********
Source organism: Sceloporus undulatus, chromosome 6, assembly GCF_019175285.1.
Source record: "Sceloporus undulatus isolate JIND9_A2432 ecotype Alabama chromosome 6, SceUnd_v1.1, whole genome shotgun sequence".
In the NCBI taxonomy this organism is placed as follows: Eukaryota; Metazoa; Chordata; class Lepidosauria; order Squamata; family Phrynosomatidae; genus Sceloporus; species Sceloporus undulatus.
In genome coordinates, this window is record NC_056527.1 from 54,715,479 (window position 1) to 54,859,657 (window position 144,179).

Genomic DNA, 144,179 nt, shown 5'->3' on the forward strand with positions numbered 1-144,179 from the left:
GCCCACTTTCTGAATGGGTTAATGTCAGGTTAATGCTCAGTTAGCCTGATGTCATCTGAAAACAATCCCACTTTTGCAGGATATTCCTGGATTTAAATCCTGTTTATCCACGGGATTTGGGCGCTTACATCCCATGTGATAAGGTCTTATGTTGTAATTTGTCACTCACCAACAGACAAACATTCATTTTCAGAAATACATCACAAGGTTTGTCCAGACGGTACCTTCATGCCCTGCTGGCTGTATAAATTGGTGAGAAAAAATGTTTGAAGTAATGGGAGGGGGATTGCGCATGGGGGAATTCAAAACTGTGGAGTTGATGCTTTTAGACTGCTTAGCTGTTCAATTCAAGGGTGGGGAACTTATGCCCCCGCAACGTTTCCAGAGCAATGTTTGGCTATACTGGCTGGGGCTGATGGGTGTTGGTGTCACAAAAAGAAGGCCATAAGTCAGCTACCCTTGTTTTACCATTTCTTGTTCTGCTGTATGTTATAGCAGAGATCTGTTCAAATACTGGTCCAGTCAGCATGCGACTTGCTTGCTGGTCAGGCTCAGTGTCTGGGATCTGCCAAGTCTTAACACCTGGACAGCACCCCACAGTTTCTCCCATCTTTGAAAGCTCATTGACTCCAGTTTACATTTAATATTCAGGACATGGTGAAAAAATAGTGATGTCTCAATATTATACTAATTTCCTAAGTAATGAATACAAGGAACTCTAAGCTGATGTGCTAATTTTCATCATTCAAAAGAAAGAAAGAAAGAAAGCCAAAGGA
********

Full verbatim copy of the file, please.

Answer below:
Source organism: Sceloporus undulatus, chromosome 6, assembly GCF_019175285.1.
Source record: "Sceloporus undulatus isolate JIND9_A2432 ecotype Alabama chromosome 6, SceUnd_v1.1, whole genome shotgun sequence".
In the NCBI taxonomy this organism is placed as follows: Eukaryota; Metazoa; Chordata; class Lepidosauria; order Squamata; family Phrynosomatidae; genus Sceloporus; species Sceloporus undulatus.
In genome coordinates, this window is record NC_056527.1 from 54,715,479 (window position 1) to 54,859,657 (window position 144,179).

Genomic DNA, 144,179 nt, shown 5'->3' on the forward strand with positions numbered 1-144,179 from the left:
GCCCACTTTCTGAATGGGTTAATGTCAGGTTAATGCTCAGTTAGCCTGATGTCATCTGAAAACAATCCCACTTTTGCAGGATATTCCTGGATTTAAATCCTGTTTATCCACGGGATTTGGGCGCTTACATCCCATGTGATAAGGTCTTATGTTGTAATTTGTCACTCACCAACAGACAAACATTCATTTTCAGAAATACATCACAAGGTTTGTCCAGACGGTACCTTCATGCCCTGCTGGCTGTATAAATTGGTGAGAAAAAATGTTTGAAGTAATGGGAGGGGGATTGCGCATGGGGGAATTCAAAACTGTGGAGTTGATGCTTTTAGACTGCTTAGCTGTTCAATTCAAGGGTGGGGAACTTATGCCCCCGCAACGTTTCCAGAGCAATGTTTGGCTATACTGGCTGGGGCTGATGGGTGTTGGTGTCACAAAAAGAAGGCCATAAGTCAGCTACCCTTGTTTTACCATTTCTTGTTCTGCTGTATGTTATAGCAGAGATCTGTTCAAATACTGGTCCAGTCAGCATGCGACTTGCTTGCTGGTCAGGCTCAGTGTCTGGGATCTGCCAAGTCTTAACACCTGGACAGCACCCCACAGTTTCTCCCATCTTTGAAAGCTCATTGACTCCAGTTTACATTTAATATTCAGGACATGGTGAAAAAATAGTGATGTCTCAATATTATACTAATTTCCTAAGTAATGAATACAAGGAACTCTAAGCTGATGTGCTAATTTTCATCATTCAAAAGAAAGAAAGAAAGAAAGCCAAAGGA